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Do civil unions scare you?

The Liberals are warming up to them

CHANGING TEAMS. Scott Brison is a Liberal now. Credit: Jake Wright

With MP Scott Brison’s defection from the new Conservative Party Of Canada, the federal Liberals can now boast their first-ever openly gay caucus member.



Strangely enough, though, Brison’s switch increases rather than decreases the growing un-certainty about how Prime Minister Paul Martin’s government intends to handle the same-sex marriage issue.



Martin’s new cabinet choices have pushed some of same-sex marriage’s strongest advocates to the sidelines and Brison himself advocates civil unions.



“I really do think that the Martin team has had a complete shuffle in terms of this issue,” says Bob Gallagher, national coordinator with the group Canadians For Equal Marriage. “The people who have been the most outspoken on this issue, who used to be at the centre of the government, are now completely outside the centre of the government. And some of the people that we know have actually opposed this are now in the cabinet. That’s what gives us reason to worry.”



Gallagher says former prime minister Jean Chrétien provided a tremendous amount of leadership on the issue, including his decision to let stand Ontario and British Columbia court decisions legalizing same-sex marriage and his decision to refer a question to the Supreme Court Of Canada that presumes Parliament will deliver full-fledged marriage.



“We have yet to see Paul Martin provide that kind of leadership,” says Gallagher.



If Martin is keeping his hand close to his chest, his number one wildcard is Brison.



On Dec 10, Brison left the unified Canadian Alliance-Progressive Conservative Party (now renamed the Conservative Party) after becoming frustrated with its church-influenced leadership. Quebec MP André Bachand, New Brunswick MP John Herron and former Progressive Conservative party leader Joe Clark had left the new party the weekend it formed.



Now with the Liberals, Brison becomes the first openly gay member of the Liberal caucus, and has been rewarded with a cabinet position as parliamentary secretary to the prime minister with special emphasis on Canada-US relations.



Brison, the MP for Kings-Hants, Nova Scotia, says he will continue to support registered domestic partnership for all Canadians as the solution to the equal marriage issue.



“I have always said, right even from the [PC] leadership race, that my proposal was registered domestic partnerships for all Canadians,” says Brison. “It can work and would effectively get the government out of the marriage business altogether.”



Under this policy, the word marriage would be in the domain of religious institutions – some of which recognize same-sex marriage and some of which don’t – and so would not have any legal meaning for anybody.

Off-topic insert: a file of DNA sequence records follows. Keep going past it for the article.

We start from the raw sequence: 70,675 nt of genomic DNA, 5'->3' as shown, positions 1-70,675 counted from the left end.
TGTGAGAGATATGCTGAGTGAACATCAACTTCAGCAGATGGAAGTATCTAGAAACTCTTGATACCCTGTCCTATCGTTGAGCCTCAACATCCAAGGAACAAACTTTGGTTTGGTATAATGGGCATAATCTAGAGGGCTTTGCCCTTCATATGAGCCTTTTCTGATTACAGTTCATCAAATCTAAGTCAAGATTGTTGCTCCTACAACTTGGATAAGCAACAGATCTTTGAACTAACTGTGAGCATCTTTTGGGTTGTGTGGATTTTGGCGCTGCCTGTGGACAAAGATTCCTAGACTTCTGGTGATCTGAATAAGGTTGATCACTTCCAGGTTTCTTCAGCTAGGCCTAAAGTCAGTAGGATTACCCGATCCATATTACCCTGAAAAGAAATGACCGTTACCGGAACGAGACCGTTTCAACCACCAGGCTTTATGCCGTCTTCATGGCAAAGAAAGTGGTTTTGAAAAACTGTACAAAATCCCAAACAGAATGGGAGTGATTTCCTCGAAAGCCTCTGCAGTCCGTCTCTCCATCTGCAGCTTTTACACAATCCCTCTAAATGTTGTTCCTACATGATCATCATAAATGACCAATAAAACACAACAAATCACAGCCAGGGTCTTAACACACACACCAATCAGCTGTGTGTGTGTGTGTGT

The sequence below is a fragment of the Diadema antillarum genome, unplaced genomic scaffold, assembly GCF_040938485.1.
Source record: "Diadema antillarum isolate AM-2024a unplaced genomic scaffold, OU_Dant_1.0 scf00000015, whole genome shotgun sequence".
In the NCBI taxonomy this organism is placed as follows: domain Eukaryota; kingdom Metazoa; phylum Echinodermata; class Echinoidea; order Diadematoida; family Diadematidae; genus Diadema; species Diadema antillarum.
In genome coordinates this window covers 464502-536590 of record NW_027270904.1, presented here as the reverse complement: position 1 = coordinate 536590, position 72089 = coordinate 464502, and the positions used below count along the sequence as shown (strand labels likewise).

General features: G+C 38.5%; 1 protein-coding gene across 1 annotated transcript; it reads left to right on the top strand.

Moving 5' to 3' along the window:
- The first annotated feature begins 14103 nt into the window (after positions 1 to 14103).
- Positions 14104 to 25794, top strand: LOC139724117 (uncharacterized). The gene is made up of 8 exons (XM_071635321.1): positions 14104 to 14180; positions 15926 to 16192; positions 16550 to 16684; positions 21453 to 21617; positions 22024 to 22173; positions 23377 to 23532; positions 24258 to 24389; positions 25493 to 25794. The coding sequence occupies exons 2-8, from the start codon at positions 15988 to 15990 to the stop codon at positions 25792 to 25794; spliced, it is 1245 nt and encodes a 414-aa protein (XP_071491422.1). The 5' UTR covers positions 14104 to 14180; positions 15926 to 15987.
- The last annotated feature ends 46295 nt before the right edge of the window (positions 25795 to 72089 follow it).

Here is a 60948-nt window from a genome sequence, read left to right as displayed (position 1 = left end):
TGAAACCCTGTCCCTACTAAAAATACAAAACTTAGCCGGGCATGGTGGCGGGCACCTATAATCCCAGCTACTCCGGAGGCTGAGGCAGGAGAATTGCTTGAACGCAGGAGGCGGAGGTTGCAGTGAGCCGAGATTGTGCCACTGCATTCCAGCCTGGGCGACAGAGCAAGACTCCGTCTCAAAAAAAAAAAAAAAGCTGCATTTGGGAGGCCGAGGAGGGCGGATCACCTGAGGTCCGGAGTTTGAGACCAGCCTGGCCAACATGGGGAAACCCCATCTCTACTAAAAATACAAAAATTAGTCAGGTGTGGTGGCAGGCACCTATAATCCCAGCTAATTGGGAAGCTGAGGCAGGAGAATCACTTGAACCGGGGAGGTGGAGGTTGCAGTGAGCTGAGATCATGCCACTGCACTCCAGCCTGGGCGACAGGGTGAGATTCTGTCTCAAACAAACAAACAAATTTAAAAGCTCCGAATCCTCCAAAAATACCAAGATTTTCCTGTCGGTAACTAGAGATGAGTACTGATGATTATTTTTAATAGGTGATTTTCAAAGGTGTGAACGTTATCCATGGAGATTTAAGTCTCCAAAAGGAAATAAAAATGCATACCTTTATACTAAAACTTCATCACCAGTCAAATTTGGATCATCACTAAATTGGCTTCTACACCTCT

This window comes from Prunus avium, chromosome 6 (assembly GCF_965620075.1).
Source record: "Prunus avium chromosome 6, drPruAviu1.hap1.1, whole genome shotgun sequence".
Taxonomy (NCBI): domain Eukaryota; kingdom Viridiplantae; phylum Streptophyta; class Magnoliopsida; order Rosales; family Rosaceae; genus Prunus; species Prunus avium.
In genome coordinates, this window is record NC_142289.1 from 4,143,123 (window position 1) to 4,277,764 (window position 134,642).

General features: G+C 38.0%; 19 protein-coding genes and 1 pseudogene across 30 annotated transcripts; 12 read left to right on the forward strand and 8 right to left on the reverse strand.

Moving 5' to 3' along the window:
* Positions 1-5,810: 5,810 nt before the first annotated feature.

“There’s going to be discussion in the coming weeks and months on this issue and my position will respect whatever definition will respect to the equality of all Canadians. I can guarantee you that,” says Brison.



The first test for Martin’s team will be how his government deals with the Supreme Court reference put forward by Chrétien and hisjustice minister, Martin Cauchon.



There is now mounting pressure within the party to expand the focus of that reference, which is due before the court in April. And while Martin’s new justice minister, Irwin Cotler, has shown support for the issue in the past, he has recently said that he would consider expanding the reference to include looking at civil unions.



Right now the reference refers specifically to marriage, asking the court whether Parliament has the authority to extend marriage to same-sex couples, whether same-sex marriage would be consistent with the Canadian Charter Of Rights And Freedoms and whether it would conflict with the freedom of religion.



“For him to expand the question and add the issue of civil unions, it would dramatically expand what the court needs to look at…. It would not only take a much longer time, it would show absolutely no leadership on the government’s part,” says Gallagher.



Also noteworthy is Judy Sgro’s appoinment as the new minister of citizenship and immigration.



“Judy Sgro has been an out-spoken critic of same-sex marriage and she has indicated that she would vote against same-sex marriage,” says Gallagher.



Bill Graham, MP for Toronto Centre-Rosedale, got to keep his position as foreign affairs minister in Martin’s cabinet.



“Bill Graham is someone who has been very strong on this [supporting equal marriage],” says Gallagher. “He has personal beliefs and he has a constituency that has strong feelings on this, and I could imagine him starting to take more of a leadership role.”



It is, however, debatable how much power any one politician will have in the new cabinet.



“This is an issue that’s going to be decided in part by the courts and in part by the full Parliament of Canada,” says Pat O’Brien, Liberal MP for London-Fanshawe. “I’m sure that when the times comes there will be a free vote on this issue ultimately.”